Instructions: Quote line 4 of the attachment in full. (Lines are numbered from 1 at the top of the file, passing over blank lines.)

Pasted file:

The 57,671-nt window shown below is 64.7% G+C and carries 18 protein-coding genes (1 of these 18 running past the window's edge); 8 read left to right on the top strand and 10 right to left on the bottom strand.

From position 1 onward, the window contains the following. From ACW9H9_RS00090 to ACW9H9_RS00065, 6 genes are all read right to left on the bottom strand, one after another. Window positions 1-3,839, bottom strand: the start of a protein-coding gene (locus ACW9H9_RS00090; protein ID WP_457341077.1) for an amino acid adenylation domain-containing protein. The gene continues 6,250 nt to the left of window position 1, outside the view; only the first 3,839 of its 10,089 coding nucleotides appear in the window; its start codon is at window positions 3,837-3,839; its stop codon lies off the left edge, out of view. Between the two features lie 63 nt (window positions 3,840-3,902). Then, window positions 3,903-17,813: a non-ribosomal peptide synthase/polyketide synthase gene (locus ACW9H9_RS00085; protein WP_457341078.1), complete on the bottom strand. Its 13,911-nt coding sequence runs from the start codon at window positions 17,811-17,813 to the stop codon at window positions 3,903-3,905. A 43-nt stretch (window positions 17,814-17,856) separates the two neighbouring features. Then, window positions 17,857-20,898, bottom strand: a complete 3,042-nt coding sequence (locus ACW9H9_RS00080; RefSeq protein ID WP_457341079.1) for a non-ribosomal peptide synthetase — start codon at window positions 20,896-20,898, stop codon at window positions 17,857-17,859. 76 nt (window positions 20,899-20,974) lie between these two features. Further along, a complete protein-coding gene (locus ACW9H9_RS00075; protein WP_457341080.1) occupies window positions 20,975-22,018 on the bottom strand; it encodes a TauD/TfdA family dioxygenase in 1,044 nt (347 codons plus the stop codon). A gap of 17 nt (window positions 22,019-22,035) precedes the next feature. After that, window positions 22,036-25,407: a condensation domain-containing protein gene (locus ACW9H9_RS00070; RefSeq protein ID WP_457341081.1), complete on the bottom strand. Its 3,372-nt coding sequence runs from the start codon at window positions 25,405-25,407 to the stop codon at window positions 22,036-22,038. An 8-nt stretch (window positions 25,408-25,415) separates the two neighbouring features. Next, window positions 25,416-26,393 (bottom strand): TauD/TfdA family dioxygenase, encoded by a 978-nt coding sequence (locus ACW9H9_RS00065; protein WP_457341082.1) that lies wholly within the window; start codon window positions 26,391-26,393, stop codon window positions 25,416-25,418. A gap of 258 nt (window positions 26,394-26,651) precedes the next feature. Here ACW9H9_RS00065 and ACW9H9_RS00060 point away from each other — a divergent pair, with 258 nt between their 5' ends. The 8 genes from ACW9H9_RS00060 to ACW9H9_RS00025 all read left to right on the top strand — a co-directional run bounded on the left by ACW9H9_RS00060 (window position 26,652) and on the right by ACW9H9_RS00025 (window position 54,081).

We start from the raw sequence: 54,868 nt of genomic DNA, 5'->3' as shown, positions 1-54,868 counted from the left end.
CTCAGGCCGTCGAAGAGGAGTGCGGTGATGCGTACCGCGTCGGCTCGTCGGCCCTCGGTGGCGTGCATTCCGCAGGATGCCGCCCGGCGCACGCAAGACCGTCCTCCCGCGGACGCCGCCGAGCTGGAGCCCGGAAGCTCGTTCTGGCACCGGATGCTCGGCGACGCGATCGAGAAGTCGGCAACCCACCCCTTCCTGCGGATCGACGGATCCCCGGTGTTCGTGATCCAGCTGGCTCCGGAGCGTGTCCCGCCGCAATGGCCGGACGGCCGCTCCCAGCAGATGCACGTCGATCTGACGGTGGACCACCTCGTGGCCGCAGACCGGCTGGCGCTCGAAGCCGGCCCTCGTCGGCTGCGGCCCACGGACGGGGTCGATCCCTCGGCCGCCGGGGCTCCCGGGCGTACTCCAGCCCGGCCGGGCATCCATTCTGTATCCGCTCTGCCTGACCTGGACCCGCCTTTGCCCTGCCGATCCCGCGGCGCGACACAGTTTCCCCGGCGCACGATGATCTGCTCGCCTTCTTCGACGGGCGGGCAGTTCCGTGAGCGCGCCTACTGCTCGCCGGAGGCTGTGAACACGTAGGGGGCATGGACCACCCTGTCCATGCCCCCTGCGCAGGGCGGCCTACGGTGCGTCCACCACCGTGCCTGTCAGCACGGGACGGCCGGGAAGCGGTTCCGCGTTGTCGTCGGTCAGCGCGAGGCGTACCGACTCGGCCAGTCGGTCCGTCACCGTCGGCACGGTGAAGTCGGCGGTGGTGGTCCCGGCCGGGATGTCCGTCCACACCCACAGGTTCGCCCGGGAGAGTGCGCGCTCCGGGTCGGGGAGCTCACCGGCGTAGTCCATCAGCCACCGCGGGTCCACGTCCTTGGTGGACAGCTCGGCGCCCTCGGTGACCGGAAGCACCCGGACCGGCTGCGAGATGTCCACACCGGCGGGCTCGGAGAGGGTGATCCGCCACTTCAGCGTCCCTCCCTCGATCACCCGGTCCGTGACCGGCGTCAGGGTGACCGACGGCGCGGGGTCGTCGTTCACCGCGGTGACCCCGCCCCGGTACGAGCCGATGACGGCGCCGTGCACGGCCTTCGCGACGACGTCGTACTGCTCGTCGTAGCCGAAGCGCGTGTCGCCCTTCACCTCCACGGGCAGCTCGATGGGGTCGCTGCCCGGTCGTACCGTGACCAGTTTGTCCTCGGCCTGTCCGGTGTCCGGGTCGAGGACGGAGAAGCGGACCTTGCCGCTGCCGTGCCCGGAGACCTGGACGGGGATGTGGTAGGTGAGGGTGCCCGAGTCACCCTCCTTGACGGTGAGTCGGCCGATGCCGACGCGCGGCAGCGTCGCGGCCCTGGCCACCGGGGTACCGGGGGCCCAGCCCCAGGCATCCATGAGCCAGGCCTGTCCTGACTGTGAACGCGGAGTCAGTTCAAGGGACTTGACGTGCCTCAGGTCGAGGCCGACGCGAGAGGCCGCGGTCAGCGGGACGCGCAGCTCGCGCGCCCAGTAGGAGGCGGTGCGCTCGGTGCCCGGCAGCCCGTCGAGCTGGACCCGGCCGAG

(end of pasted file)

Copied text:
CTCAGGCCGTCGAAGAGGAGTGCGGTGATGCGTACCGCGTCGGCTCGTCGGCCCTCGGTGGCGTGCATTCCGCAGGATGCCGCCCGGCGCACGCAAGACCGTCCTCCCGCGGACGCCGCCGAGCTGGAGCCCGGAAGCTCGTTCTGGCACCGGATGCTCGGCGACGCGATCGAGAAGTCGGCAACCCACCCCTTCCTGCGGATCGACGGATCCCCGGTGTTCGTGATCCAGCTGGCTCCGGAGCGTGTCCCGCCGCAATGGCCGGACGGCCGCTCCCAGCAGATGCACGTCGATCTGACGGTGGACCACCTCGTGGCCGCAGACCGGCTGGCGCTCGAAGCCGGCCCTCGTCGGCTGCGGCCCACGGACGGGGTCGATCCCTCGGCCGCCGGGGCTCCCGGGCGTACTCCAGCCCGGCCGGGCATCCATTCTGTATCCGCTCTGCCTGACCTGGACCCGCCTTTGCCCTGCCGATCCCGCGGCGCGACACAGTTTCCCCGGCGCACGATGATCTGCTCGCCTTCTTCGACGGGCGGGCAGTTCCGTGAGCGCGCCTACTGCTCGCCGGAGGCTGTGAACACGTAGGGGGCATGGACCACCCTGTCCATGCCCCCTGCGCAGGGCGGCCTACGGTGCGTCCACCACCGTGCCTGTCAGCACGGGACGGCCGGGAAGCGGTTCCGCGTTGTCGTCGGTCAGCGCGAGGCGTACCGACTCGGCCAGTCGGTCCGTCACCGTCGGCACGGTGAAGTCGGCGGTGGTGGTCCCGGCCGGGATGTCCGTCCACACCCACAGGTTCGCCCGGGAGAGTGCGCGCTCCGGGTCGGGGAGCTCACCGGCGTAGTCCATCAGCCACCGCGGGTCCACGTCCTTGGTGGACAGCTCGGCGCCCTCGGTGACCGGAAGCACCCGGACCGGCTGCGAGATGTCCACACCGGCGGGCTCGGAGAGGGTGATCCGCCACTTCAGCGTCCCTCCCTCGATCACCCGGTCCGTGACCGGCGTCAGGGTGACCGACGGCGCGGGGTCGTCGTTCACCGCGGTGACCCCGCCCCGGTACGAGCCGATGACGGCGCCGTGCACGGCCTTCGCGACGACGTCGTACTGCTCGTCGTAGCCGAAGCGCGTGTCGCCCTTCACCTCCACGGGCAGCTCGATGGGGTCGCTGCCCGGTCGTACCGTGACCAGTTTGTCCTCGGCCTGTCCGGTGTCCGGGTCGAGGACGGAGAAGCGGACCTTGCCGCTGCCGTGCCCGGAGACCTGGACGGGGATGTGGTAGGTGAGGGTGCCCGAGTCACCCTCCTTGACGGTGAGTCGGCCGATGCCGACGCGCGGCAGCGTCGCGGCCCTGGCCACCGGGGTACCGGGGGCCCAGCCCCAGGCATCCATGAGCCAGGCCTGTCCTGACTGTGAACGCGGAGTCAGTTCAAGGGACTTGACGTGCCTCAGGTCGAGGCCGACGCGAGAGGCCGCGGTCAGCGGGACGCGCAGCTCGCGCGCCCAGTAGGAGGCGGTGCGCTCGGTGCCCGGCAGCCCGTCGAGCTGGACCCGGCCGAG